Valuations for Small to Mid-Cap Companies:


Where BC-based companies go to grow

February 13, 2013

Valuations for Small to Mid-Cap Companies:

What Is Your Company Really Worth?

For small and mid-cap companies that are still in growth mode, the question can be complex.  During the early stages of corporate growth, business owners are focused on launching and refining their products, increasing domain and market knowledge, and establishing sales and marketing channels.  For the most part, cash from operations is being reinvested in building the business—and debt and equity financing is being used to supplement this development.

Companies at this stage have usually not focused on achieving profitability or maximizing cash flow from operations.  Instead, the emphasis has been (and rightly so) on constant reinvestment to build enterprise value—the kind of value that will be fully realized down the road.

When determining the value of a company, there are a wide variety of methodologies typically used.

Generally speaking, those methodologies can be divided into two types:

  • Valuation based on financial multiples, typically of revenue or EBITDA, and
  • Valuation based on non-financial items, which may be some combination of the potential value in the business and the strategic value to a particular class of purchasers.

Financial multiples are particularly useful in valuing a mature business with a long history of revenues and profitability.  In those cases, the annual growth rate is often in the low single digits.  Companies like this have stable, repeatable growth that can be used as a foundation for valuation.  Much of the riskier investment has already been done: the products are mature, market acceptance and brand awareness have been established, and the sales and marketing plan and distribution strategy is clearly understood.

The value to a buyer in these types of acquisitions is two-fold.  Firstly, the buyer knows what they are getting and should be able to forecast out at least a minimum level of ongoing revenues and profitability based on the target’s past performance.  Secondly, the buyer often has the ability to expand sales and improve margins by economies of scale, and thus reap the benefits of increased cash flow.  In these cases, financial multiples are a very good measure of the value of the target.  The buyer can usually model out with some degree of accuracy its return on the investment at a particular acquisition price.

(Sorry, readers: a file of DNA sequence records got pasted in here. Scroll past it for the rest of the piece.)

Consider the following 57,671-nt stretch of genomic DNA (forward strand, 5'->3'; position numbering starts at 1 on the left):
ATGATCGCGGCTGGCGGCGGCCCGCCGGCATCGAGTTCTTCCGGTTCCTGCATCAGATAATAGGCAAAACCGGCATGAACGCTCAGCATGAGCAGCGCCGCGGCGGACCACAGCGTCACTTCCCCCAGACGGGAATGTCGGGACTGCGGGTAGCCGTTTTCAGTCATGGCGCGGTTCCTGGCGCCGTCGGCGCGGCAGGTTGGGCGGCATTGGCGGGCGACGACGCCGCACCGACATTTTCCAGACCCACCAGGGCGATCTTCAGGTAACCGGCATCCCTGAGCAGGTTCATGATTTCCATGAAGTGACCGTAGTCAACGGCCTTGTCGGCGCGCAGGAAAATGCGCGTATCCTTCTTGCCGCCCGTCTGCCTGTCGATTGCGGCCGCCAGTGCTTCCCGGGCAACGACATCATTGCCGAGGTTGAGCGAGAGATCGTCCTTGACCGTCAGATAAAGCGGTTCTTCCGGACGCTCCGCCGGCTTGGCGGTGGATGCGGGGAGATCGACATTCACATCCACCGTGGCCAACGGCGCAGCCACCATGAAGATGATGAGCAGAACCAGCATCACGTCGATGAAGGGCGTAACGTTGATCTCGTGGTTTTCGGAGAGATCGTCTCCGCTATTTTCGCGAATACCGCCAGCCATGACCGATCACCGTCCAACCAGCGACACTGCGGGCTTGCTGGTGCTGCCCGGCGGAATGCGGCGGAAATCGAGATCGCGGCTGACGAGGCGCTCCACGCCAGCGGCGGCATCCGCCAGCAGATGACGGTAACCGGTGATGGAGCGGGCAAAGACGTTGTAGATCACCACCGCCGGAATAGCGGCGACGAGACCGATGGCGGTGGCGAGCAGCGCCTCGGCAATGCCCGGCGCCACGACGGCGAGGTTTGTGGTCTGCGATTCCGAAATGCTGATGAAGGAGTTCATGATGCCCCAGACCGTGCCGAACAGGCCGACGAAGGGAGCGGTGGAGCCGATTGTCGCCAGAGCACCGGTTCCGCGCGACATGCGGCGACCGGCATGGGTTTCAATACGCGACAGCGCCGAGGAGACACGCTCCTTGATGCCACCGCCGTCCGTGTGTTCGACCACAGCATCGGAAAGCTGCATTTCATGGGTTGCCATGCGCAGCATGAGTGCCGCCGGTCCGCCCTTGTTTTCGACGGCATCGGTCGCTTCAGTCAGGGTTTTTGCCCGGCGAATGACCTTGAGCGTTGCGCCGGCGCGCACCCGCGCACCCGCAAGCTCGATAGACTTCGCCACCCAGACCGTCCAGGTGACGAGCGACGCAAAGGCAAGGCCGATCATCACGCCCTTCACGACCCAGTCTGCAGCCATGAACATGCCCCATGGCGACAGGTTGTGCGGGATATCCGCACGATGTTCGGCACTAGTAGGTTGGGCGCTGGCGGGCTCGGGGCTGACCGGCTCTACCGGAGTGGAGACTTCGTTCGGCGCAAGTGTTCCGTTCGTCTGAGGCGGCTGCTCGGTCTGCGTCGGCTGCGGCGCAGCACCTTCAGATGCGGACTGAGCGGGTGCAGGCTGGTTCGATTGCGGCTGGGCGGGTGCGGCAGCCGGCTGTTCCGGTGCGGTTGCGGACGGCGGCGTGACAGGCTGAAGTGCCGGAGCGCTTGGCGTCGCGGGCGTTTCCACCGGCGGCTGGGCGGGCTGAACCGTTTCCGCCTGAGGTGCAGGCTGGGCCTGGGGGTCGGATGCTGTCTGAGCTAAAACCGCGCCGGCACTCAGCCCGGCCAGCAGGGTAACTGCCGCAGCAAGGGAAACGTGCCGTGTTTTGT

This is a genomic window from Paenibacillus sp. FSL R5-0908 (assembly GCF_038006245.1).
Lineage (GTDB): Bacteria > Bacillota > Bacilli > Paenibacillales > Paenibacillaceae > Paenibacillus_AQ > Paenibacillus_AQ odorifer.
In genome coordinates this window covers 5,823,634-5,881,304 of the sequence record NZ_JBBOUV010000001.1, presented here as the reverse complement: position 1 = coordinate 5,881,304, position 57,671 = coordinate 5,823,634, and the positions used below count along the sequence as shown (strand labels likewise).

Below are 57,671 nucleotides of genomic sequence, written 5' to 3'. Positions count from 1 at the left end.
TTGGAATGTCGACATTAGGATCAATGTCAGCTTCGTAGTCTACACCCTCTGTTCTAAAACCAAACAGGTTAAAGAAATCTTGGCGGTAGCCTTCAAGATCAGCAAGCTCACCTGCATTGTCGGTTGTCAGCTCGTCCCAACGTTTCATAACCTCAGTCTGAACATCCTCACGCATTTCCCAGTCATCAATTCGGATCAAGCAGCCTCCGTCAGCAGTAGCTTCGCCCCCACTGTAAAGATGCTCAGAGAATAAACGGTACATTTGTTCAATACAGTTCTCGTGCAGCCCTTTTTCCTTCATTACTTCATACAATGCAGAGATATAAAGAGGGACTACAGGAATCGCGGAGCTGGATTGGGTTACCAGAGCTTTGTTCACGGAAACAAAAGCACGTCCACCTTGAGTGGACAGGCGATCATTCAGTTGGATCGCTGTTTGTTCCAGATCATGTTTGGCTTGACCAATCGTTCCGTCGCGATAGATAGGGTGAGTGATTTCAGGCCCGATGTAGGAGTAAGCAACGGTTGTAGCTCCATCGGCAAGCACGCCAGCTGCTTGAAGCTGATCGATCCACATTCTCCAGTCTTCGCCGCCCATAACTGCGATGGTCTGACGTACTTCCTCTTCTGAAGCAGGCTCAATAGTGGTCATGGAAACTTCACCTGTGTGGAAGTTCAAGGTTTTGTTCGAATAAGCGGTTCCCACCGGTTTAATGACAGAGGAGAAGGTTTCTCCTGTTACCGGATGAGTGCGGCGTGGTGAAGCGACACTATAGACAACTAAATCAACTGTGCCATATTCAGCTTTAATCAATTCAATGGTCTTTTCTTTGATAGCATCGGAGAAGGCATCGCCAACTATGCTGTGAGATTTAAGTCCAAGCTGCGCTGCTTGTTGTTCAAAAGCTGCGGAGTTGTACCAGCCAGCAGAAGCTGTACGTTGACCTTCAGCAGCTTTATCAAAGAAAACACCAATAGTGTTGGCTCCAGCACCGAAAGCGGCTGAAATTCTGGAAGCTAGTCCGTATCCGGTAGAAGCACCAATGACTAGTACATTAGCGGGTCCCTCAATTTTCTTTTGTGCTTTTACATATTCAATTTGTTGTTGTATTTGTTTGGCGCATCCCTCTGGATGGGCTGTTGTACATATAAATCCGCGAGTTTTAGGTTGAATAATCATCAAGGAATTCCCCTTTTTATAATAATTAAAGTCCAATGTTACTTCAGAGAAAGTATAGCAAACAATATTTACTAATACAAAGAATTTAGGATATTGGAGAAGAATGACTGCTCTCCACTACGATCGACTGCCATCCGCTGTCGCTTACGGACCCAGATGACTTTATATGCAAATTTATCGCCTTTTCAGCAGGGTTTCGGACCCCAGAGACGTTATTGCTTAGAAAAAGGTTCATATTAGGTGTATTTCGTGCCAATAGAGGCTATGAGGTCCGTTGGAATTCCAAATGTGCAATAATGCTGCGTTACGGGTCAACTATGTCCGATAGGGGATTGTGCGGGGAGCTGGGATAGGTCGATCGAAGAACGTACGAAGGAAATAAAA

Determining the Unlocked & Strategic Potential

However, for a smaller company that is in high growth mode—from 15% to 30% annually and more—financial multiples based on historical revenues and cash flow is not the true measure of the value of the business.

Small to medium sized companies at this stage are expense-heavy as compared to their revenue run rate.  The company will still be investing heavily in ongoing R&D, will still be building out its sales and marketing channels, and will still be too small to realize economies of scale across all expense line items.  Margins will be skinnier and often the companies will not yet be posting positive EBITDA of any measurable amount, if at all.

This investment in the company, however, is what sets the company up for future growth.  While there is obviously still execution risk, it is fair to say that if the company has a compelling product to offer and the market is large, revenues will ramp and profits will come and with it positive cash flow.  The true value in the company at this stage is not represented by its current financial performance.

The key factors in getting to a more accurate valuation for these kinds of companies lies in determining both their unlocked value as well as their strategic potential.

To a buyer with greater human and capital resources, larger sales and marketing organizations, more mature distribution channels and other operational scale, the ability to monetize on this potential is much more likely.  The value to a buyer in this situation is not only the ability to improve margins, but also the ability to scale the business dramatically.   A valuation conducted on a revenue multiple at this stage only captures a small part of the value of the target, and a valuation based on an EBITDA multiple is misleading as it actually punishes the company for the heavy investment being made in the business.  Investment which is going to drive future value.

Understanding the potential value locked up in the company and its strategic value to a potential buyer is key to maximizing the sale price.  This is a much more difficult task than building a valuation on financial multiples, and requires a very different skill set from your advisors.

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